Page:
Deep under the Australian Outback, mining companies are testing a drone that can fly without any pilot assistance into areas too risky for human miners, and use lasers to map pitch-black surroundings.

Decoding Trump’s China Trade Strategy

Democrats Nervously Eyeing Tight Virginia Governor’s Race

Trump Urges Japan to Buy More U.S. Military Equipment

Germany Struggles to Balance Terror Defense With Individual Rights

Drug Advertisers Suspend Deals With Outcome Health

Future of Disney’s Struggling TV Business Rests on Its Streaming Plans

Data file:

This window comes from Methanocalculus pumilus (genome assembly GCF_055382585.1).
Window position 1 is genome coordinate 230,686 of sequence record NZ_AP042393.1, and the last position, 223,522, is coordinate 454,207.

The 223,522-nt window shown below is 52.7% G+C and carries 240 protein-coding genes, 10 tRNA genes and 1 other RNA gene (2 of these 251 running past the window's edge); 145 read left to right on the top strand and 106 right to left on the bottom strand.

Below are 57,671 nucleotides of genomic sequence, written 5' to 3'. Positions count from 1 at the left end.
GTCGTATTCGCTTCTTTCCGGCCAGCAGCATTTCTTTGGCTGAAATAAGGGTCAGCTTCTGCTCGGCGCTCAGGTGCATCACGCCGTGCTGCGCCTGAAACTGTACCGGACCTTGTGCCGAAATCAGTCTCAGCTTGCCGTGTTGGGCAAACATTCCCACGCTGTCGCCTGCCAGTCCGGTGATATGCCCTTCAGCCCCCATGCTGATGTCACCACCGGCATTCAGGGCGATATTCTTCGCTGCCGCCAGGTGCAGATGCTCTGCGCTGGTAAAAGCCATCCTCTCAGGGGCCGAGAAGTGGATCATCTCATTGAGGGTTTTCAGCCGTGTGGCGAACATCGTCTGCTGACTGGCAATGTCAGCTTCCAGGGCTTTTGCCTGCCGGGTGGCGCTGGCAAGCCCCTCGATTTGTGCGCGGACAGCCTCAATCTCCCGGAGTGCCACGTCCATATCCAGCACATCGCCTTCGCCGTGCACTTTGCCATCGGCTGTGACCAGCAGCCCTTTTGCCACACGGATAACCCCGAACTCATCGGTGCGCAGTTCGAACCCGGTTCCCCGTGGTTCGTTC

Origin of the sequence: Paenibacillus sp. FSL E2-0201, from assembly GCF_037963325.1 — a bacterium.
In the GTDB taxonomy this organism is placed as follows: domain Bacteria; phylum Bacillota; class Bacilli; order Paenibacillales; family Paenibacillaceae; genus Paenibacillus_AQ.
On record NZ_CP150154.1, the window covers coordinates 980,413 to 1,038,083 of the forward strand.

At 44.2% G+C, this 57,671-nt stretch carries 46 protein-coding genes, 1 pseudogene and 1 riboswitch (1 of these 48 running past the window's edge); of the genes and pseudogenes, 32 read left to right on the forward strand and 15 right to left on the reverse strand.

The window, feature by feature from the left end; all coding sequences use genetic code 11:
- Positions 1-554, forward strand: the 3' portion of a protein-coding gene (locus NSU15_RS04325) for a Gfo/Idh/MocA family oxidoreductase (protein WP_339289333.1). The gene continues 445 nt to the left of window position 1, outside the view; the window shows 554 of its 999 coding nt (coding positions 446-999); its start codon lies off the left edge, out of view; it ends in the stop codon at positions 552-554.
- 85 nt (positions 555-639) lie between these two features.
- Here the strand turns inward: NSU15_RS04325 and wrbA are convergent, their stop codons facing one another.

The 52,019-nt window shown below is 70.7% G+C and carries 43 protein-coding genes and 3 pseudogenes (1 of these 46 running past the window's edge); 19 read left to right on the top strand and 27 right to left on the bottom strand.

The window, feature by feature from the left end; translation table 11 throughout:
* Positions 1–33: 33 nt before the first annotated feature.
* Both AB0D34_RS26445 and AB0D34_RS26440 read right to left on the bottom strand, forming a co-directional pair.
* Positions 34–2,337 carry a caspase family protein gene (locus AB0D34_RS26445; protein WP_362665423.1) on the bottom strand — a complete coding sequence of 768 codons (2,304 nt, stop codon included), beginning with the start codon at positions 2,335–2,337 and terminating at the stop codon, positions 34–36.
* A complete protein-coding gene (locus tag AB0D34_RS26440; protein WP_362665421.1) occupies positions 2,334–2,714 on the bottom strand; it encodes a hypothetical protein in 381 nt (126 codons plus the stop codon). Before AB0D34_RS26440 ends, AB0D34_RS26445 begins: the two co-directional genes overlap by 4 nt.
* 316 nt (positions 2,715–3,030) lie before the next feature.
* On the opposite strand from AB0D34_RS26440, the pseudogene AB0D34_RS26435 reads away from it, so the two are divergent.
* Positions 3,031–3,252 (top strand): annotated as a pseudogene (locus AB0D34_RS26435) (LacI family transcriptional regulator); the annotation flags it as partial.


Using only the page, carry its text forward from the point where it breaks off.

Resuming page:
U.S. Investigates Credit Suisse, VTB and BNP Paribas for Roles in Selling Mozambique Debt

ADP Vote to Offer a Status Check on Standing of Activist Investor Ackman
The amount by which Amazon has quietly started lowering prices on certain goods offered by independent merchants on its site, ratcheting up a price war with other retail giants—and potentially straining its relationship with sellers.
I’ve dreamed of a moment like this since I was a little girl.
Shalane Flanagan on winning the New York City Marathon on Sunday. The 36-year-old is the first American woman to do so in 40 years.
Going back to our story above, what are your thoughts on the crackdown in Saudi Arabia? Send your comments, which we may edit before publication, to Please include your name and location.
—Compiled by Margaret Rawson